November 8, 2019
M J McAllister et al, 2019. Acute coffee ingestion with and without medium chain triglycerides decreases blood oxidative stress markers and increases ketone levels, Canadian Journal of Physiology & Pharmacology, published online.
BACKGROUND: Ingestion of ketone supplements, caffeine and medium chain triglycerides (MCTs) may all be effective strategies to increase blood levels of the ketone body beta-hydroxybutyrate (D-BHB). However, acute ingestion of a bolus of lipids may increase oxidative stress (OS). The purpose of the study was to investigate the impact of adding varying amounts of MCTs to coffee on blood levels of D-BHB and markers of OS.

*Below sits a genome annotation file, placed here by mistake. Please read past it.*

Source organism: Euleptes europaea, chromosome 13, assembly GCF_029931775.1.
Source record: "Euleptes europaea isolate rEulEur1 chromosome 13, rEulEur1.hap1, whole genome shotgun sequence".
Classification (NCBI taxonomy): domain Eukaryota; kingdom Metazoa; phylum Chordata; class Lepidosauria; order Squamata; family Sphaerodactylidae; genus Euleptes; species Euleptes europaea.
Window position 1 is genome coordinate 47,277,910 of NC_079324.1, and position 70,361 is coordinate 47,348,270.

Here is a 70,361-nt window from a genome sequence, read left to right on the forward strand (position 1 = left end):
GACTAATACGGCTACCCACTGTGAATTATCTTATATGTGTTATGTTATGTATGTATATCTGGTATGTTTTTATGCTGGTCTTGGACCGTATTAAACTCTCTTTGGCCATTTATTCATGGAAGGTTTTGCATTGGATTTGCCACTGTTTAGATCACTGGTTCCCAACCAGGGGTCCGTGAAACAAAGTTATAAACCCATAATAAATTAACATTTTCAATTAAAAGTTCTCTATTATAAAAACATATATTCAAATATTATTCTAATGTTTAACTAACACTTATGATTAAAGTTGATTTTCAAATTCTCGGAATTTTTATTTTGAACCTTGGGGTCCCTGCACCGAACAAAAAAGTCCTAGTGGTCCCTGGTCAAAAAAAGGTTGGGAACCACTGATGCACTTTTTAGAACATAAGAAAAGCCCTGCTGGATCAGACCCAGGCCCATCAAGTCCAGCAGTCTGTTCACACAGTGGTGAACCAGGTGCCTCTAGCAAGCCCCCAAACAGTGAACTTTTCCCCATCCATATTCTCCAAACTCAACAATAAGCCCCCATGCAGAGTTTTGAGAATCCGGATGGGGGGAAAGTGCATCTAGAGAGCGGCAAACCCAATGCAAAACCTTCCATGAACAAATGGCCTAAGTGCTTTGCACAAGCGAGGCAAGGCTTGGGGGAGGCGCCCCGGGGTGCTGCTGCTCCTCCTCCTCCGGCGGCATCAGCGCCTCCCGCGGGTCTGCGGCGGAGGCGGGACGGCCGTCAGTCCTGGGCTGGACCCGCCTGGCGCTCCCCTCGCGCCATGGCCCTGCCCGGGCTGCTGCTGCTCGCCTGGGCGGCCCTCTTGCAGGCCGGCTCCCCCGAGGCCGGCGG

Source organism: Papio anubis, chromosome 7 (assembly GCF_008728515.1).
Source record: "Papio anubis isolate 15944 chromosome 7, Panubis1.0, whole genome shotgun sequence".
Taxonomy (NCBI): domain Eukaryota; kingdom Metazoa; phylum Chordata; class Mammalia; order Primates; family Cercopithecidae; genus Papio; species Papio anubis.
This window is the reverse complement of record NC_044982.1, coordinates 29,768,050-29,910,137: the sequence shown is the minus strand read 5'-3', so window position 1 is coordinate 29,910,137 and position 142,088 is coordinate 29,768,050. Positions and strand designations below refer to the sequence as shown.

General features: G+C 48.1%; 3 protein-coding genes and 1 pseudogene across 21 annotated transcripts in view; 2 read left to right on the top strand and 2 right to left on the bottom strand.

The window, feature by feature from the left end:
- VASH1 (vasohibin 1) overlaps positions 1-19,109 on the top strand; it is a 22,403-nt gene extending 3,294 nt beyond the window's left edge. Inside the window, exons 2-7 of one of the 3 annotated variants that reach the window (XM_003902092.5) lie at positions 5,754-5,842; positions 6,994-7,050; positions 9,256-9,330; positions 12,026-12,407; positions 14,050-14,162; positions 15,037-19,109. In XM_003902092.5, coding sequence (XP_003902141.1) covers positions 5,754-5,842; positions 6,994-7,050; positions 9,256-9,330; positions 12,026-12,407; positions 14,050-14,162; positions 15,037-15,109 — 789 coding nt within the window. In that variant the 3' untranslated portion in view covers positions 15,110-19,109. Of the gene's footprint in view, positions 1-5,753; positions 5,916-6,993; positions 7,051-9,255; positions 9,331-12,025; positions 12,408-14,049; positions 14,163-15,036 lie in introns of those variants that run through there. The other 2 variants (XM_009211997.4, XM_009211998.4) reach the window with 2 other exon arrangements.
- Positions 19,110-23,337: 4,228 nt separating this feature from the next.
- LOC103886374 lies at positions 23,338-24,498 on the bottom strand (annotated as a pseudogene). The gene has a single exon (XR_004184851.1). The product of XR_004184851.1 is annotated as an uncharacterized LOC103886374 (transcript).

METHODS: Ten college-aged men ingested coffee with 0g, 28g, and 42g of MCT in a randomized order. Blood samples were collected pre, as well as two and four hours postprandial and analyzed for D-BHB, total cholesterol (TC), high density lipoprotein cholesterol (HDL-c), glucose, triglycerides (TAG), insulin, as well as OS markers: advanced oxidation protein products (AOPP), glutathione (GSH), malondialdehyde (MDA), and hydrogen peroxide (H2O2).
RESULTS: All three treatments resulted in a significant increase in D-BHB, HDL-c, and TC, as well as a significant decrease in TAG, MDA, H2O2, and insulin. The 42g treatment was associated with significantly higher levels of AOPP and MDA.
CONCLUSIONS: Acute ingestion of coffee results in favorable changes to markers of cardiometabolic health that were not impacted by the addition of 28g MCT. However, 42g MCT caused significantly greater OS.
Ja tak, jeg vil gerne modtage nyhedsbrev, når der er noget nyt om kaffe og helbred.